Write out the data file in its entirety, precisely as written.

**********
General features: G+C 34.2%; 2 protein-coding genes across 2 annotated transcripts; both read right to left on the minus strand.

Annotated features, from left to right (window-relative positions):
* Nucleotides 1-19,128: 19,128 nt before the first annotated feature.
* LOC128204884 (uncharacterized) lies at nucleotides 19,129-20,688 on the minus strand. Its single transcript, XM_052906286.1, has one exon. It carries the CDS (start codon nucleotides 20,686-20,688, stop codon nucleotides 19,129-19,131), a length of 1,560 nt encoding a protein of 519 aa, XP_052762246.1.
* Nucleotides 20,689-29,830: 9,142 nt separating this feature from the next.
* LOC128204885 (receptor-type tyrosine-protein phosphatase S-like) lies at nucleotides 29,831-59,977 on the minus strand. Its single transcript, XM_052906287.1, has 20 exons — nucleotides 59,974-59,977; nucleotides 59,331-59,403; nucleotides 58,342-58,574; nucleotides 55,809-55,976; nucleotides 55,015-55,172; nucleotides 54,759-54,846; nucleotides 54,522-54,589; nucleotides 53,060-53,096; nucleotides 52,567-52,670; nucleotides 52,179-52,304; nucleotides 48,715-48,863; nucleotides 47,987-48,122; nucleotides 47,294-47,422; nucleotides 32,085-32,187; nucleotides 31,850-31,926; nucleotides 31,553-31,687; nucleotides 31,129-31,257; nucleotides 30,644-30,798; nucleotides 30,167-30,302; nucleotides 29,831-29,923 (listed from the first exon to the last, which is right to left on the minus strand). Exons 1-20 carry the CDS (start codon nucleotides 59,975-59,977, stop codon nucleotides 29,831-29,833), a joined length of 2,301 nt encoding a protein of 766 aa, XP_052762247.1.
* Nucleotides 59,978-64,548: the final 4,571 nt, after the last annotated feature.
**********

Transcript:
General features: G+C 34.2%; 2 protein-coding genes across 2 annotated transcripts; both read right to left on the minus strand.

Annotated features, from left to right (window-relative positions):
* Nucleotides 1-19,128: 19,128 nt before the first annotated feature.
* LOC128204884 (uncharacterized) lies at nucleotides 19,129-20,688 on the minus strand. Its single transcript, XM_052906286.1, has one exon. It carries the CDS (start codon nucleotides 20,686-20,688, stop codon nucleotides 19,129-19,131), a length of 1,560 nt encoding a protein of 519 aa, XP_052762246.1.
* Nucleotides 20,689-29,830: 9,142 nt separating this feature from the next.
* LOC128204885 (receptor-type tyrosine-protein phosphatase S-like) lies at nucleotides 29,831-59,977 on the minus strand. Its single transcript, XM_052906287.1, has 20 exons — nucleotides 59,974-59,977; nucleotides 59,331-59,403; nucleotides 58,342-58,574; nucleotides 55,809-55,976; nucleotides 55,015-55,172; nucleotides 54,759-54,846; nucleotides 54,522-54,589; nucleotides 53,060-53,096; nucleotides 52,567-52,670; nucleotides 52,179-52,304; nucleotides 48,715-48,863; nucleotides 47,987-48,122; nucleotides 47,294-47,422; nucleotides 32,085-32,187; nucleotides 31,850-31,926; nucleotides 31,553-31,687; nucleotides 31,129-31,257; nucleotides 30,644-30,798; nucleotides 30,167-30,302; nucleotides 29,831-29,923 (listed from the first exon to the last, which is right to left on the minus strand). Exons 1-20 carry the CDS (start codon nucleotides 59,975-59,977, stop codon nucleotides 29,831-29,833), a joined length of 2,301 nt encoding a protein of 766 aa, XP_052762247.1.
* Nucleotides 59,978-64,548: the final 4,571 nt, after the last annotated feature.